In these cases, the defenses are roughly similar to those asserted for insider trading allegations.
Trades Using Family Members
Executives and insiders are prohibited from using their family members to execute trading orders that they’re legally unable to execute themselves. The defense strategy would have to focus on two key questions, to wit:
- What information was disclosed to the family member (if any)?
- Did this information prompt the family member to execute the trade?
In this scenario, both the family member and the company insider or executive could potentially face charges.
The Sale of Unregistered Securities
Selling shares and stocks without first registering them with the SEC – or without an exemption from doing so – is a punishable offense that could trigger legal actions on the part of the agency.
Notwithstanding, ascertaining whether a sale constitutes an “investment contract” – and, therefore, bound to SEC laws – can become a complex endeavor. In an effort to establish a uniform criterion, the U.S. Supreme Court adopted the “Howey Test” in 1946 which, in modern times, has generated a bit of controversy, especially with regard to cryptocurrencies.
Market manipulation refers to the tactics employed by financial professionals and high-ranking company executives or insiders in order to affect the price action of the company’s stock for their own profit. Typical pursuable activities include “pump and dump” schemes and the spreading of seemingly false information about the company so as to elicit a certain price movement.
No violation is incurred when the information, albeit false or misleading, is transmitted in good faith. The plaintiff (in this case, the SEC) would need to demonstrate that the intent was to purposefully spread misinformation with the goal of manipulating the market.
Potential Penalties Resulting from an SEC Enforcement Action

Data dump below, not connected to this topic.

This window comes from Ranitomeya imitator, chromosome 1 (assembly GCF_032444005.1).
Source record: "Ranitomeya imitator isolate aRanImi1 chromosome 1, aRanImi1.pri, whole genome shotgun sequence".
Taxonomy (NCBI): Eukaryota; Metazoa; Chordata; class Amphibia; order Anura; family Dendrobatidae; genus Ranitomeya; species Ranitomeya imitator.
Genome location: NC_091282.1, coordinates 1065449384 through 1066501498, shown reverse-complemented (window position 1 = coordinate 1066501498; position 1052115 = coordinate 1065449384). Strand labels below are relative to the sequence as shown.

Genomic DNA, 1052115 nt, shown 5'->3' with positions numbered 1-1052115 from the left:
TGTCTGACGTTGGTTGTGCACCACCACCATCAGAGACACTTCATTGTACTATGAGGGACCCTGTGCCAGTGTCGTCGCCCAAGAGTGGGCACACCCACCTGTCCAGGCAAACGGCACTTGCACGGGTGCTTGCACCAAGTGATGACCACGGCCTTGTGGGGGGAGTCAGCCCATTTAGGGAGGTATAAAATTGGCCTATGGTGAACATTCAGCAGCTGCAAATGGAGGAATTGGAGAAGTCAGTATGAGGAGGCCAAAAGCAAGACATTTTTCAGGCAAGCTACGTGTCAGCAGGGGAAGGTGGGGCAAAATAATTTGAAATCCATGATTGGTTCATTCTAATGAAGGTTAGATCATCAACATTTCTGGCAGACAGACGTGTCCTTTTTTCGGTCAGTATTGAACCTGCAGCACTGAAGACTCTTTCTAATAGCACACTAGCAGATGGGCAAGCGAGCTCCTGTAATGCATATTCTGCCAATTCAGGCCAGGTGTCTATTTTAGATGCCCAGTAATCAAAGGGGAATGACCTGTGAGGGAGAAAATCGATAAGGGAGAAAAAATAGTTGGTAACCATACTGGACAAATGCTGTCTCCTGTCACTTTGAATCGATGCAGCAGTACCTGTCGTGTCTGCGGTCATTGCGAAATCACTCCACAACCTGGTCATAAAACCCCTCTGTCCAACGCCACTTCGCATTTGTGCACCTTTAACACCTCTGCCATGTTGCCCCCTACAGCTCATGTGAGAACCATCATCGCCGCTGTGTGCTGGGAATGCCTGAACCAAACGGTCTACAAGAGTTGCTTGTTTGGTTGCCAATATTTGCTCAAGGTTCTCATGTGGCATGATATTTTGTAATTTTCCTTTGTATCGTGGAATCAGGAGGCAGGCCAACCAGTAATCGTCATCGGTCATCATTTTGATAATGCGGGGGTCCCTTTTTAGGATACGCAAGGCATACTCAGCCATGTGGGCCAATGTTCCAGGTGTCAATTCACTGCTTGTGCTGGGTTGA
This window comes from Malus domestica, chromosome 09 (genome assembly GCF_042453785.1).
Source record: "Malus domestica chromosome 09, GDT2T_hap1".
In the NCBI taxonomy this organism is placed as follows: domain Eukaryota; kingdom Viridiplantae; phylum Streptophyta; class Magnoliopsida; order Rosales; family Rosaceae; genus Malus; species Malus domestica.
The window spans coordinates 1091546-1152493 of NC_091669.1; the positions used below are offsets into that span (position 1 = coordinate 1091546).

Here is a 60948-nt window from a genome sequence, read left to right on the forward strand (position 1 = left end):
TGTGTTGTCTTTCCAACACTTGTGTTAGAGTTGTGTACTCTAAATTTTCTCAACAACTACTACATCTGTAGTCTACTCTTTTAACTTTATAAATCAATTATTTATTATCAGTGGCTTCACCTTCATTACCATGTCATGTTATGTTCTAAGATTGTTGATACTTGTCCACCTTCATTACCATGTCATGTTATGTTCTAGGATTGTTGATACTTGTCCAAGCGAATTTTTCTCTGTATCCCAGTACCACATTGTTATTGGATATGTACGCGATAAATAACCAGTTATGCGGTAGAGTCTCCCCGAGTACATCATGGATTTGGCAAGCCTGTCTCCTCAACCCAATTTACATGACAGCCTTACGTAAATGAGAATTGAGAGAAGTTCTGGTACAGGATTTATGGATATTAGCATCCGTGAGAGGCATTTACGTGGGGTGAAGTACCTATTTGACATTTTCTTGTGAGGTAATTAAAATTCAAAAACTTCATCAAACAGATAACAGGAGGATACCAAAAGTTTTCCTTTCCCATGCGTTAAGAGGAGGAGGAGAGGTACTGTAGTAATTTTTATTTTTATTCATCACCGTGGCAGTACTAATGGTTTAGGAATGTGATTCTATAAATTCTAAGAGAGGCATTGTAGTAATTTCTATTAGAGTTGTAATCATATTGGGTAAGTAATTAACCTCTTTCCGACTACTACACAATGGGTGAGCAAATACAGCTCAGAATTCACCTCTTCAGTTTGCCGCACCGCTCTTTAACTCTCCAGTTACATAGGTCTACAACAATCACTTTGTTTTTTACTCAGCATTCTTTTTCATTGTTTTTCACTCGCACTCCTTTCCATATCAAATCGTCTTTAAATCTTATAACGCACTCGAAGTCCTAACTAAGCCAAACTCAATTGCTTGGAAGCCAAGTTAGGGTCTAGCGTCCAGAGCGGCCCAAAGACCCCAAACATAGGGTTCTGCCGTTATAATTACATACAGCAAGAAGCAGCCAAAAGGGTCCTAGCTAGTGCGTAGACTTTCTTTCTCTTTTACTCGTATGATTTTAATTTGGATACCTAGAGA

The SEC could conclude, after an inquiry phase, that a given action performed by a company or its executives/insiders could be regarded as a punishable offense. This offense could be of a civil, administrative, and/or criminal nature.
Depending on the type of breach, the SEC’s Enforcement Division could either execute an administrative action or file a civil complaint. If the agency is aware of a possible criminal offense, it would have to forward this finding to the pertinent federal authorities (such as the FBI) so that a criminal investigation may ensue.
Regardless, in most cases, penalties resulting from an enforcement action on the part of the SEC would involve sums of money. These sums are overwhelmingly large in many cases, bordering millions or even billions of dollars. According to the agency’s FY21 Enforcement Results, the agency filed 697 total enforcement actions (a 7% increase over the previous year), resulting in judgments and orders for approximately $2.4 billion in disgorgement and $1.4 billion in penalties.
The SEC, apart from financial actions, could seek judicial orders to ban individuals or companies from performing certain types of behavior, lest they incur contempt of court and serve jail time accordingly.
Frequently Asked Questions About SEC Defense in Santa Clara